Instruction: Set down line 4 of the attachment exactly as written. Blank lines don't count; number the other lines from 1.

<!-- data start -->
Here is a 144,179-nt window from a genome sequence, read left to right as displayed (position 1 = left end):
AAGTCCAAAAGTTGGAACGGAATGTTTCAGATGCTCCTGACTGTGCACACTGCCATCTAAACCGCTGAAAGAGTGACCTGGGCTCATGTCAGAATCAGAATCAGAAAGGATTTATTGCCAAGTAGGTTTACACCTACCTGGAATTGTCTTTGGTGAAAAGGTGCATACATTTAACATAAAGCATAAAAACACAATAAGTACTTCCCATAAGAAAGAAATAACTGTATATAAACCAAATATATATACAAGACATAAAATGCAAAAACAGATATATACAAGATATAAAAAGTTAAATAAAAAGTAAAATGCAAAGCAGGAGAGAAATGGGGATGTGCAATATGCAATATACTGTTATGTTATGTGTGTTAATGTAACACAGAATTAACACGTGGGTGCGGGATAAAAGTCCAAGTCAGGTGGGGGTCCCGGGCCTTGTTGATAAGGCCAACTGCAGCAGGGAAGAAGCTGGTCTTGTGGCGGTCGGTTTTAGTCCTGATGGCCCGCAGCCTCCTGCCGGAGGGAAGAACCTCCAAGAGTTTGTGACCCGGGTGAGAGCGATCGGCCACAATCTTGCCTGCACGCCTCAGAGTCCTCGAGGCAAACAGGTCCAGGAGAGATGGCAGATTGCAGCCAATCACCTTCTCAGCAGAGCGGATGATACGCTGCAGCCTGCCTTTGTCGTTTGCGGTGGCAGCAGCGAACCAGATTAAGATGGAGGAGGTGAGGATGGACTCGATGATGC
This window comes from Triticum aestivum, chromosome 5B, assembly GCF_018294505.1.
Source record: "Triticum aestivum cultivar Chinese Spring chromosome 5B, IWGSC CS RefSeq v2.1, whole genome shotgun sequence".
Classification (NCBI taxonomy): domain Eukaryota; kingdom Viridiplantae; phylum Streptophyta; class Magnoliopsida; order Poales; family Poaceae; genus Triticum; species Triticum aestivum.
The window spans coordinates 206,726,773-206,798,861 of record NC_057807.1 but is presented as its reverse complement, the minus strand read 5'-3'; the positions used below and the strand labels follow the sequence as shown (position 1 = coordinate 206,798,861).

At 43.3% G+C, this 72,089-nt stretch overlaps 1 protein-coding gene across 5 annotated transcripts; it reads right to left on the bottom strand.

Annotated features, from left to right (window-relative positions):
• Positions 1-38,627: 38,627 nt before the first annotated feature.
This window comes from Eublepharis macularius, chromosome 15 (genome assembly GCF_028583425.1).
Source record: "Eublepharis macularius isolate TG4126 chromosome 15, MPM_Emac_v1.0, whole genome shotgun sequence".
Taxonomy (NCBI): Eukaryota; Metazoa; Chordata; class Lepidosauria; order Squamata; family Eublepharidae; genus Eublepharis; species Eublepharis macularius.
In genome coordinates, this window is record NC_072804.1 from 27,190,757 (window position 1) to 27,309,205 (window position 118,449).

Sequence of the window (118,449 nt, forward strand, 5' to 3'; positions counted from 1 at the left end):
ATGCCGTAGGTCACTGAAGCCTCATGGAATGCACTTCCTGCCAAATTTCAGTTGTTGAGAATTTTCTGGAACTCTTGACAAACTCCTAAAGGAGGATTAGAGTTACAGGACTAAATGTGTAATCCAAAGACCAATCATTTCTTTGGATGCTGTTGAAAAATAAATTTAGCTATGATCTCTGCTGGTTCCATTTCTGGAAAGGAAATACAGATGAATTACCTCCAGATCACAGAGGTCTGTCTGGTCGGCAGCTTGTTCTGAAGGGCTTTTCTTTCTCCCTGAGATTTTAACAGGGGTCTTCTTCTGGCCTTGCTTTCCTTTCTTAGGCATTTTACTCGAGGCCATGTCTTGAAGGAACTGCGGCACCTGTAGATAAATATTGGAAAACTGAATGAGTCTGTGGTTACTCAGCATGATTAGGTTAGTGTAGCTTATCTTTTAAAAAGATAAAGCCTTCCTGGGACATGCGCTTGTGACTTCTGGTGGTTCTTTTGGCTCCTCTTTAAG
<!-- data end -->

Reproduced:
Source record: "Triticum aestivum cultivar Chinese Spring chromosome 5B, IWGSC CS RefSeq v2.1, whole genome shotgun sequence".